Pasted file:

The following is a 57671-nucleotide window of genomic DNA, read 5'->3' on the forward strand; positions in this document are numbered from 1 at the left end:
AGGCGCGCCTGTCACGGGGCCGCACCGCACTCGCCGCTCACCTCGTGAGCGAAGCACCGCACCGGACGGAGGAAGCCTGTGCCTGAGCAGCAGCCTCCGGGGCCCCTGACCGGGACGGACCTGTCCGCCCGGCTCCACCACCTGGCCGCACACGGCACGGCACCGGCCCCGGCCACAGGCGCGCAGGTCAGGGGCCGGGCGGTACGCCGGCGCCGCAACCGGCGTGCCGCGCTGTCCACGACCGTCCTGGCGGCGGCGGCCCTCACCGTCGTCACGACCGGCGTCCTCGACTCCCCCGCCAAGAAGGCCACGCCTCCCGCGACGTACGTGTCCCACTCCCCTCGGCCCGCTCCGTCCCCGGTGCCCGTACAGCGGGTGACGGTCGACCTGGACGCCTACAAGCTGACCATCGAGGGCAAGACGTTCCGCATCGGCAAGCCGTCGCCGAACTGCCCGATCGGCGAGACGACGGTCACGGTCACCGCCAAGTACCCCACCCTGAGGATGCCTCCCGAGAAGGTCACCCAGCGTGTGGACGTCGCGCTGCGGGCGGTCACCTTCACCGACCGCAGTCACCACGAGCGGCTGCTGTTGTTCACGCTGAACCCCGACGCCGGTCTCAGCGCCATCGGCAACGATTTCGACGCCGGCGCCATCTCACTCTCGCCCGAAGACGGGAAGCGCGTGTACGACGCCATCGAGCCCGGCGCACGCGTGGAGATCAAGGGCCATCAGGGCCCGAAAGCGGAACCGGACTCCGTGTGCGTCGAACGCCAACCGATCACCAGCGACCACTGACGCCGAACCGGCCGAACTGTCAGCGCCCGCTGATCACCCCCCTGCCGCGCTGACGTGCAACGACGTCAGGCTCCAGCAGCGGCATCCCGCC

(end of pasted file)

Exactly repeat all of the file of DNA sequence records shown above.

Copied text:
The following is a 57671-nucleotide window of genomic DNA, read 5'->3' on the forward strand; positions in this document are numbered from 1 at the left end:
AGGCGCGCCTGTCACGGGGCCGCACCGCACTCGCCGCTCACCTCGTGAGCGAAGCACCGCACCGGACGGAGGAAGCCTGTGCCTGAGCAGCAGCCTCCGGGGCCCCTGACCGGGACGGACCTGTCCGCCCGGCTCCACCACCTGGCCGCACACGGCACGGCACCGGCCCCGGCCACAGGCGCGCAGGTCAGGGGCCGGGCGGTACGCCGGCGCCGCAACCGGCGTGCCGCGCTGTCCACGACCGTCCTGGCGGCGGCGGCCCTCACCGTCGTCACGACCGGCGTCCTCGACTCCCCCGCCAAGAAGGCCACGCCTCCCGCGACGTACGTGTCCCACTCCCCTCGGCCCGCTCCGTCCCCGGTGCCCGTACAGCGGGTGACGGTCGACCTGGACGCCTACAAGCTGACCATCGAGGGCAAGACGTTCCGCATCGGCAAGCCGTCGCCGAACTGCCCGATCGGCGAGACGACGGTCACGGTCACCGCCAAGTACCCCACCCTGAGGATGCCTCCCGAGAAGGTCACCCAGCGTGTGGACGTCGCGCTGCGGGCGGTCACCTTCACCGACCGCAGTCACCACGAGCGGCTGCTGTTGTTCACGCTGAACCCCGACGCCGGTCTCAGCGCCATCGGCAACGATTTCGACGCCGGCGCCATCTCACTCTCGCCCGAAGACGGGAAGCGCGTGTACGACGCCATCGAGCCCGGCGCACGCGTGGAGATCAAGGGCCATCAGGGCCCGAAAGCGGAACCGGACTCCGTGTGCGTCGAACGCCAACCGATCACCAGCGACCACTGACGCCGAACCGGCCGAACTGTCAGCGCCCGCTGATCACCCCCCTGCCGCGCTGACGTGCAACGACGTCAGGCTCCAGCAGCGGCATCCCGCC